Topical Area: Dietary Bioactive Components
Objectives : Dysbiosis of the gut microbiota (GM) is observed in both murine models and humans with cystic fibrosis (CF). Laxative treatments are typically used to improve gastric motility and alleviate gastrointestinal symptoms associated with CF. Genistein, a phytochemical in soy, exerts therapeutic benefits by activating intestinal CFTR ion channels but whether genistein affects the GM in CF is unknown. This study aimed to establish whether dietary genistein alters the GM community structure in a murine model of the most common CF-associated mutation, DF508.
Methods : In this 3-arm parallel randomized intervention, 21-day old DF508 mice (n=24) were fed standard chow (CHOW; n=11), CHOW plus Colyte (laxative; n=7), or CHOW plus 600 mg of dietary genistein (GEN) per kg of diet (n=6) for 45 days. Fecal pellets from day 45 were frozen at -80˚C and microbial genomic DNA extracted using a DNeasy PowerSoil Kit. The 16S rRNA gene was sequenced via Illumina MiSeq. Sequences were quality checked and denoised using DADA2 and taxonomy determined using the GreenGenes 13.8 database. Treatment differences in the GM were compared using both alpha (within-sample) and beta (between-sample) diversity metrics (Kruskal-Wallis and PERMANOVA tests).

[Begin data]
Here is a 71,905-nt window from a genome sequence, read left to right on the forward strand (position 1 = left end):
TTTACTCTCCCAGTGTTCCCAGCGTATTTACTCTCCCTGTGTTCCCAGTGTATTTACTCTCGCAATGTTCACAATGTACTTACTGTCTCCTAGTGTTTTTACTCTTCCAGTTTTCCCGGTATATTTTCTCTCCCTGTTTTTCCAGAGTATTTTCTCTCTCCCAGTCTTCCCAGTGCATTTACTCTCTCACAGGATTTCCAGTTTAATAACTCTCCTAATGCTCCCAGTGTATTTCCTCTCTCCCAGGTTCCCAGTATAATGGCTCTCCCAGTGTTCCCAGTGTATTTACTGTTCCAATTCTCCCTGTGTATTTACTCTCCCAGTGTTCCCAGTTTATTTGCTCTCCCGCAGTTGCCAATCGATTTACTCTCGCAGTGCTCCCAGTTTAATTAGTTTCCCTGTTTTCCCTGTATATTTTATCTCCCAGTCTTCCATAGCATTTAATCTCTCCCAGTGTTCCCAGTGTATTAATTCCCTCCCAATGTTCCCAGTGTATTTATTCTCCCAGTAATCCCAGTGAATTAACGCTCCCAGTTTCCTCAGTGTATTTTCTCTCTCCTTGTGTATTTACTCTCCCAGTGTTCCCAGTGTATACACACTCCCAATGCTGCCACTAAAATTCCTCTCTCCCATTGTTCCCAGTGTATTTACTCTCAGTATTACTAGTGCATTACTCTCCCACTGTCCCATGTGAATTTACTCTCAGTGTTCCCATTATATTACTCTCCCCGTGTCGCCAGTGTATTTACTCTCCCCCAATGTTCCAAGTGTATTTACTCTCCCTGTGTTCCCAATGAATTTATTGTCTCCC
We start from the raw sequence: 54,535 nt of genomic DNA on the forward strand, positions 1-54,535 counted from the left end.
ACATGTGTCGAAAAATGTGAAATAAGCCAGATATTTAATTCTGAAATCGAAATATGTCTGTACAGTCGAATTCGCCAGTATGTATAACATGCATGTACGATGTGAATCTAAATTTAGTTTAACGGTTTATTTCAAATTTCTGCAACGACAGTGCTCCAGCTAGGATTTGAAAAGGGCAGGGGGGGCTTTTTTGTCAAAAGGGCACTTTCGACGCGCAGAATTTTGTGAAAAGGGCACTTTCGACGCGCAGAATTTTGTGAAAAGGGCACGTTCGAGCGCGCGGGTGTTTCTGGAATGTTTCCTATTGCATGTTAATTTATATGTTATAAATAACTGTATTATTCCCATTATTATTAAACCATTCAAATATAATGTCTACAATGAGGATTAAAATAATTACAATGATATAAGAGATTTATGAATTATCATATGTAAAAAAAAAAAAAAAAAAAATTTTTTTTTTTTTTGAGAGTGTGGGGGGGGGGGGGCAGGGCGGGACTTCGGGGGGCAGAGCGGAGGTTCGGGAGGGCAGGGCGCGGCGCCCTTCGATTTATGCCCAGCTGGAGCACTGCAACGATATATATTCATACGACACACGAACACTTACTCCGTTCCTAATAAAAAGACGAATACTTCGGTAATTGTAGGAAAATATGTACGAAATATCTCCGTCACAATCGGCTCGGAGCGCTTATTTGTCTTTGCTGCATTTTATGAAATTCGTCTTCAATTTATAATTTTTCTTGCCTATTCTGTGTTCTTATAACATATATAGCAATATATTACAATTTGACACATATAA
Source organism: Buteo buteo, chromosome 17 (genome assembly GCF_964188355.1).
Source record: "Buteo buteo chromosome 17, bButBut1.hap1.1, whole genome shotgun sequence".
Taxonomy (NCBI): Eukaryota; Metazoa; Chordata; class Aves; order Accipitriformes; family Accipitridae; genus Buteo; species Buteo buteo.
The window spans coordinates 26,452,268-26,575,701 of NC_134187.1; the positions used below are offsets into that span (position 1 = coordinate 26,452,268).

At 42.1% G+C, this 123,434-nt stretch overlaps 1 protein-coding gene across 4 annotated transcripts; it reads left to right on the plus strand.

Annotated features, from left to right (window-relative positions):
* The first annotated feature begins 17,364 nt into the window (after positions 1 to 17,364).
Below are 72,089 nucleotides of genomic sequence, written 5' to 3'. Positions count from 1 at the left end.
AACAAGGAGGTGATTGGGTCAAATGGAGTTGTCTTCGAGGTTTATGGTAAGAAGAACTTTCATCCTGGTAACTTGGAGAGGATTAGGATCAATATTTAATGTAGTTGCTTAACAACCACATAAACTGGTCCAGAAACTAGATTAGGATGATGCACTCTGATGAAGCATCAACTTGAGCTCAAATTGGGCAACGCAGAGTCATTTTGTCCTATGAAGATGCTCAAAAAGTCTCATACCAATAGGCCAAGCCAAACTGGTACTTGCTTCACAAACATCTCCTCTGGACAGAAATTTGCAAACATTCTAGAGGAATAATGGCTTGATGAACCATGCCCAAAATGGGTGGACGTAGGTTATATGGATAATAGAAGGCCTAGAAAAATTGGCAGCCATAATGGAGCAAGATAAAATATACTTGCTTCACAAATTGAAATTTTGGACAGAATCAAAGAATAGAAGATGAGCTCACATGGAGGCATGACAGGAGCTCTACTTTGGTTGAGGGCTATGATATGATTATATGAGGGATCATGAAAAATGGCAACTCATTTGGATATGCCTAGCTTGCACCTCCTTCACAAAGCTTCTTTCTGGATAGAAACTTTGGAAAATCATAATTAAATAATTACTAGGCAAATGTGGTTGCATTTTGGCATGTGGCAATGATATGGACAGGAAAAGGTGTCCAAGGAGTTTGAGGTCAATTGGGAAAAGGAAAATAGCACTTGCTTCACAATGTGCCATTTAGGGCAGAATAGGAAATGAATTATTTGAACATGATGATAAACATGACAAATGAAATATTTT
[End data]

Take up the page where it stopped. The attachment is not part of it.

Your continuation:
Results : Both observed operational taxonomic units (OTUs) and Shannon’s diversity index (alpha diversity richness measures) were greater for CHOW (OTUs: p=< 0.003; Shannon’s: p< 0.003) and Colyte (OTUs: p=0.012; Shannon’s: p=0.006) compared to GEN animals. Colyte resulted in significantly lower species richness (OTUs: p< 0.005) compared to CHOW. Species evenness (Pielou’s) did not differ suggesting the importance of species richness over evenness for group differences. Jaccard, Bray-Curtis, unweighted and weighted UniFrac metrics (beta diversity measures) revealed significant group differences (GEN vs. CHOW: p’s< 0.004; GEN vs. Colyte: p’s< 0.005; CHOW vs. Colyte: p’s< 0.006) suggesting that differences in GM community structure were driven by presence/absence, abundance, and phylogeny of taxa.
Conclusions : Colyte and GEN resulted in lower within-sample diversity and significant differences in beta diversity compared to CHOW mice. Species abundance differences between Colyte and GEN groups and how disease prognosis is impacted require further investigation.
Funding Sources : Midwestern University intramural funds (LA) and Arizona State University internal funds (CMW).
College of Health Solutions, Arizona State University
Arizona State University
Arizona State University
Dept of Physiology, Coll of Graduate Studies & Arizona Coll of Osteopathic Medicine, Midwestern Univ